''Hitler-child Zschaepe, you will pay for your crimes!" people chanted as Beate Zschäepe entered the courtroom past 500 police officers restraining angry mobs in Munich on Monday. Zschäepe's case has thoroughly shaken the German consciousness and has brought complex race-relations to the surface in confronting the worst Neo-Nazi violence in Germany since World War II.
She stands trial this week for racially-motivated murders and bank robberies over 13 years killing eight Turkish men, a Greek man, a policewoman, and carrying out two bombings as the founding member of the National Socialist Underground (NSU).
Zschäepe, 38, denies the murder charges and had a defiant expression on her face as she entered the courtroom, arms folded, and back turned to the camera and the family of her victims. Lawyers for the family of the first victim, flower seller Enver Simsek, said: "With its historical, social and political dimensions, the NSU trial is one of the most significant of post-war German history."
This case has revealed uncomfortable fault lines in race relations in Germany because as BBC's Stephen Evans reports "The authorities have admitted things went wrong."
The German police wrongly blamed the Turkish mafia for the murders initially. The head of the German intelligence agencies were forced to resign because the files for right-wing extremists were shredded by police and security agencies in what is being touted as institutional racism when the NSU's activities were uncovered.
The trial was further delayed because Munich judges did not give Turkish and Greek newspapers permission to take up two of the 50 reserved spots inside the courtroom to cover the trial. Germany's highest court demanded the Munich judges allow the newspapers to cover the proceedings, further complicating the already rampant charges of German authorities' racism.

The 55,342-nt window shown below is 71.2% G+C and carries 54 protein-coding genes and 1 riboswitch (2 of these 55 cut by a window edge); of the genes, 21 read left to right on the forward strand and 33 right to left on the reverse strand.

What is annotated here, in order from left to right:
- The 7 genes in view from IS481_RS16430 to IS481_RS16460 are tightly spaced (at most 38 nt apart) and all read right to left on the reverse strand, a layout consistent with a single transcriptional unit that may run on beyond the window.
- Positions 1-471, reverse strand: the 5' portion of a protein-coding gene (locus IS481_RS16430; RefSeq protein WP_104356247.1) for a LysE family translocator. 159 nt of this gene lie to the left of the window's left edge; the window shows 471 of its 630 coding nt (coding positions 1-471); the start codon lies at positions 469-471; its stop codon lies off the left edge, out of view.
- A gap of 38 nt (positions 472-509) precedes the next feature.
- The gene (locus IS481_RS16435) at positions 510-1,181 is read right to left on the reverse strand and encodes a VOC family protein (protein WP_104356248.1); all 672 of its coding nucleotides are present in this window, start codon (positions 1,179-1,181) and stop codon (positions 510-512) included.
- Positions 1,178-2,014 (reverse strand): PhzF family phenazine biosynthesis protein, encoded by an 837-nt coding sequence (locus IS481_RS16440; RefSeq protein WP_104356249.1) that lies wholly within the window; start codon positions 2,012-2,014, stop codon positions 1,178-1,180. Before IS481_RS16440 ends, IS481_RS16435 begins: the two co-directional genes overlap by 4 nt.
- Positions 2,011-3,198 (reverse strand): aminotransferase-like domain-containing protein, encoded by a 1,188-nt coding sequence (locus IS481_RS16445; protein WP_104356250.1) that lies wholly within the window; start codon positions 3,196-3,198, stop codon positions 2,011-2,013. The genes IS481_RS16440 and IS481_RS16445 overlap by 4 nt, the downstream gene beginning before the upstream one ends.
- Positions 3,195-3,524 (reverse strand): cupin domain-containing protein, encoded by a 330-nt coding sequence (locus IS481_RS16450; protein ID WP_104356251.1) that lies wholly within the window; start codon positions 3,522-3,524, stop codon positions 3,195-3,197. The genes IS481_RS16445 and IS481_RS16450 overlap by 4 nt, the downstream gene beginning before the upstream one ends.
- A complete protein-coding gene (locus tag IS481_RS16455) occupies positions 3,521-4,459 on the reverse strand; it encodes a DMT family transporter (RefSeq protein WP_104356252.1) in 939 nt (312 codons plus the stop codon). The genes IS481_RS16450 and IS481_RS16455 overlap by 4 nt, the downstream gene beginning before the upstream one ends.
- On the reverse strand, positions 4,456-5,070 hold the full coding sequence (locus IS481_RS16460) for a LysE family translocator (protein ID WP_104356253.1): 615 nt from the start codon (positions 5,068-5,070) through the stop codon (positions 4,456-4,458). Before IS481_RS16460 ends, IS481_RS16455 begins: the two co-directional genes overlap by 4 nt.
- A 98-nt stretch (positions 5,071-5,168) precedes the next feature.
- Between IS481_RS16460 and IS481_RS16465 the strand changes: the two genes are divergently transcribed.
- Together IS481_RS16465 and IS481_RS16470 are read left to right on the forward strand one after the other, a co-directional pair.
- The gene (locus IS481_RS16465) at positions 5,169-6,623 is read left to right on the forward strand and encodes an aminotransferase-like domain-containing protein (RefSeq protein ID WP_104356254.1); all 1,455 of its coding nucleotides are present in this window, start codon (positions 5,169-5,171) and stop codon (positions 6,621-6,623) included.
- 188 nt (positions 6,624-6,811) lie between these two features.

Zschäepe appeared unfazed by the outrage of the protestors outside, and spent most of the hearing tossing her long hair away from her face and nibbling on mints while her lawyers derailed the proceedings claiming the judge was biased against their client.
The lawyers representing 77 relatives of the victims are hoping to get as much support and attention in the case to expose the wider problem of far-right extremism in Germany. “The idea that the NSU only consisted of three very dangerous far-right extremists is very difficult to imagine,” Sebastian Scharmer, one of the lawyers said on Sunday.
The New York Times reports that the group was motivated to kill “as many people as possible only because of their non-German origin,” and also staged two bombings in Cologne, Germany, one in January 2001 and the other in June 2004 where 23 people were wounded but no one was killed.
Victims: Enver Simsek, Abdurrahim Ozudogru, Suleyman Taskopru, Habil Kilic and police woman Michele Kiesewetter, and bottom from left: Mehmet Turgut, Ismail Yasar, Theodorus Boulgarides, Mehmet Kubasik and Halit Yozgat
The Daily Mail reports that the NSU never claimed responsibility for any of the attacks hoping to intimidate Germany's immigrant population so they would start leaving the country on their own. They were functioning underground since 1998 supported by a loose network of Fourth Reich believers, but that all changed in Zschäepe blew up their apartment hoping to destroy mountains of evidence before turning herself in.
The case will continue over the next year as Germans engage in the uncomfortable reality of right-wing extremism in modern Germany. Meanwhile, Zschäepe seems to be speaking volumes of her stance in this case even though she will not be actually speaking on her own behalf. The last time she spoke publicly regarding this case was in November, 2011 when she turned herself in after a botched bank robbery saw her two accomplices dead.
She blew up her apartment to destroy evidence and walked into a police station, turning to authorities and confessing, "I'm the one you're looking for."